Barry completes unique collection of Rovers programmes

�100 gem: Barry Watson with the elusive Accrington v Doncaster programme.       Picture: Steve parkin
�100 gem: Barry Watson with the elusive Accrington v Doncaster programme. Picture: Steve parkin

supporter Barry Watson has finally achieved his ambition of owning every Doncaster Rovers programme home and away since the second world war.

And he says finding the final missing programme - a four-page publication from the mid-1940s - is better than winning the National Lottery.

The 62-year-old from Balby had despaired of ever finding the 1946-47 Accrington Stanley-Rovers FA Cup first round replay programme to complete his unique collection.

It didn’t help Barry, who first came up with the idea of trying to collect the set in the late 60s, that there was no date on the programme that he needed.

Despite attending programme fairs all over the country, Barry told The Star that he’d never seen the programme, which cost two pence, until he actually got hold of it after paying out £100 for the privilege.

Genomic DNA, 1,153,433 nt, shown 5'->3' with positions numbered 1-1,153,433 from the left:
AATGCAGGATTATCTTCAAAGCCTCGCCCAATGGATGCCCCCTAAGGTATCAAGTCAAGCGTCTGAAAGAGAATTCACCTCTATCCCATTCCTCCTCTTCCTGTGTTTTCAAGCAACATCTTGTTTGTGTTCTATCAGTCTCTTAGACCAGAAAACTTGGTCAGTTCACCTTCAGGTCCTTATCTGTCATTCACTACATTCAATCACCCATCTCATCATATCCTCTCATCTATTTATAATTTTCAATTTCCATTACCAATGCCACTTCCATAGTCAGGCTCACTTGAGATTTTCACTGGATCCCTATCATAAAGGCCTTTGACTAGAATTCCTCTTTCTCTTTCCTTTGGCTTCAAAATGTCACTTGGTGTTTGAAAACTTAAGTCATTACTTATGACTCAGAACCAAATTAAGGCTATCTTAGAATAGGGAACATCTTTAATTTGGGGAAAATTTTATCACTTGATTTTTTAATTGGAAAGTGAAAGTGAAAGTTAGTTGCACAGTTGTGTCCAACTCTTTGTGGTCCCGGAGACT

He had thought he had tracked it down earlier this year, but the publication - also undated - referred to the Division Three (North) game between the two sides that season.

After scouring the country looking for the programme, it was someone from the same district of Doncaster who put him on the right track.

“There was a knock on the door and a man asked me if I was Barry Watson and was I still looking for the Accrington-Rovers programme,” recalled Barry.

“I said I was and he told me that his 92 year-old dad, who used to ‘drag’ him off to watch the team play when he was younger, had it

“I paid him £100 for it, which I did for the league game between the two clubs the same season, earlier this year. I couldn’t believe I’d found it and I told a friend that if I had the choice of finding the programme or winning a million pounds, I’d pick the programme - though I’m probably the only person who would do.

Although the programme now takes pride of place in his vast collection, it is not the most expensive.

“That’s a 1951-52 programme for a Rovers match at Luton which kicked off at 1.30pm on a midweek afternoon and not many were printed because they weren’t expecting a big crowd,” said Barry, who splashed out £700 to buy it.

His third favourite is from a 1935-36 Manchester United-Rovers game.